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CNers have asked about a donation box for Cloudy Nights over the years, so here you go. Donation is not required by any means, so please enjoy your stay.
What to do if you are looking through your scope this summer and some young people comes along and says "Hay mister, whacha doing?" Besides the fact I would never be looking for a 12 magnitude galaxy from my backyard with my scope, and my first reaction would be "what are you doing in my backyard?"-- I do have a few suggestion.
The objectives are to show them some of the wonders of the night sky, point out a few things that they can see with the unaided eye or with binoculars, help them to look/think, give them some interesting facts (if appropriate), and give them some ideas of what else they could do-where to go from here.
Tell them you are looking through a telescope (it may not look like any they have ever seen before at (...whatever) and ask if they would like to look. Then by all means show them something with "wow" value as suggested below. Faint fuzzies are down the list on wow value for newbies.
All objects and explanation must be adjusted to their age, interest, and time available. Here are some suggestions/ideas with some information. You don't want to overwhelm them now.
If the moon is up by all means start with the moon. Explain that it is about 240,000 miles away, or if you were traveling at the speed of light about 1.3 seconds (but it took Apollo 2 days to get there). Point out the Sea of Tranquility and tell them that is where Neal Armstrong & Buzz Aldrin were the first people to step foot on the moon in 1969 (32 years ago), ask them to ask their parents, or grandparents, about the first moon landing. Only 12 men have ever been to the moon, the last in 1972. Show Copernicus (57 mile diameter) or some other crater and give the diameter from a moon atlas.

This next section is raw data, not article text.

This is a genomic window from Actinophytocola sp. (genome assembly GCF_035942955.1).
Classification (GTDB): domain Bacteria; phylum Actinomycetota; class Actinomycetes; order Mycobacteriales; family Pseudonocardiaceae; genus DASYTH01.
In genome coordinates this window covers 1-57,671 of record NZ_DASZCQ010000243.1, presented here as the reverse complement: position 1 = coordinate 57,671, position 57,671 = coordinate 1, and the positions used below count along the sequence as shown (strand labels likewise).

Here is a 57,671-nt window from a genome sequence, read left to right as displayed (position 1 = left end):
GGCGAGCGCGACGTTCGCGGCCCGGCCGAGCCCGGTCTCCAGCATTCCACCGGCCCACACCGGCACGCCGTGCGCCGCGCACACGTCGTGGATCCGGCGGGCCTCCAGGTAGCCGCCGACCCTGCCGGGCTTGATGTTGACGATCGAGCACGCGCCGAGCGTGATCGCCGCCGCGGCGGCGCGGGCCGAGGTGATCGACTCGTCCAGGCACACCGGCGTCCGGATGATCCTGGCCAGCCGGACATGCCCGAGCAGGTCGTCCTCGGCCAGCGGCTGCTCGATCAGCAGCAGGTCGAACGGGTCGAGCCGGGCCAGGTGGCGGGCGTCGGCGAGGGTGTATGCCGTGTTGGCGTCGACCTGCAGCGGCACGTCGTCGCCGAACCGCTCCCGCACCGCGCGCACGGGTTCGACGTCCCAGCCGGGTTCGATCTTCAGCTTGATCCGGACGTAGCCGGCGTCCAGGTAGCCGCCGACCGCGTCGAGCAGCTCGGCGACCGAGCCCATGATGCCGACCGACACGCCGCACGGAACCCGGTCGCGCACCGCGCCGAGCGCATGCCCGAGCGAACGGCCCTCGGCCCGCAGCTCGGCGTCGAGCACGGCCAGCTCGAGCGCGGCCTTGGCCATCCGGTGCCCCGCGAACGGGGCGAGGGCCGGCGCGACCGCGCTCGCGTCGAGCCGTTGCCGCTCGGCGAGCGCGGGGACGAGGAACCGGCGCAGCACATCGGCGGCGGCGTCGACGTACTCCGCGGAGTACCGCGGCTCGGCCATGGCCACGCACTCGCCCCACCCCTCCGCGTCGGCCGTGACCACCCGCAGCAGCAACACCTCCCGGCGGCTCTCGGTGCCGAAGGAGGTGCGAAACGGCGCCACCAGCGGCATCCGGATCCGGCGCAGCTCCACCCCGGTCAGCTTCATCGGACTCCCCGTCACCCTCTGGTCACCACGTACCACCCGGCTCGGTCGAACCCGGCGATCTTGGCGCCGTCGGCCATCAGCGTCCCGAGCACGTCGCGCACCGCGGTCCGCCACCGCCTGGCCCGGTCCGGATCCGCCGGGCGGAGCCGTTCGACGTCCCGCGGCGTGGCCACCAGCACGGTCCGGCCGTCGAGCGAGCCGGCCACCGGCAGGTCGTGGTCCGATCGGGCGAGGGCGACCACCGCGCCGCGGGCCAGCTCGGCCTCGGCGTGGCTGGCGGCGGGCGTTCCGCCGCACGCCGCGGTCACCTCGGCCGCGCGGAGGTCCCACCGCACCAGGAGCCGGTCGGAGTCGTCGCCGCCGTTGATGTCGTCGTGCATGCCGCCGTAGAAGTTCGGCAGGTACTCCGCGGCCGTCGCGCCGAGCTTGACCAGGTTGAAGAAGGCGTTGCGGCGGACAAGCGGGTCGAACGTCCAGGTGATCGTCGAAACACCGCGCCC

Ask each a question as they look through the scope such as "Do you see any shadows from the Mtns on the moon?-So, where do you think the sun is?" or, "do you see any small craters inside of the large crater, which do you think is younger?"
Explain (depending on age/time constraints) that our moon is fairly large, it is larger than the planet Pluto, yet a person would weigh only 1/6 on the moon of what they weigh on the earth.
Before leaving the moon, show them the view through the finder scope and tell them that is similar to what they might see through their dad's binoculars. If you have your binos handy let one look through that while another looks through the scope.
Depending on the level of interest, or on a follow up night, you might contrast the field of view through the finder with that through the Scope, and point out the trade offs with high magnification (small FOV, dimmer, harder to focus, moves out of the FOV if no clock drive due to the earth's rotation, small eyepiece). And tell them that most of your observations are conducted at <150 X (or what ever you do) since "how powerful is your telescope?" is a common question. Let them know that high magnification is not often desirable, size of mirror or lens is most important.
Ask if they know what the closest star is. Our sun! Our sun is brighter than most stars in the Milky Way Galaxy. What we see of the sun is in the past. The light we see left the sun about 8.3 minutes ago, so we are seeing 8.3 min. into the past. The next closest star is Proxima Centauri at ~4.7 light years away.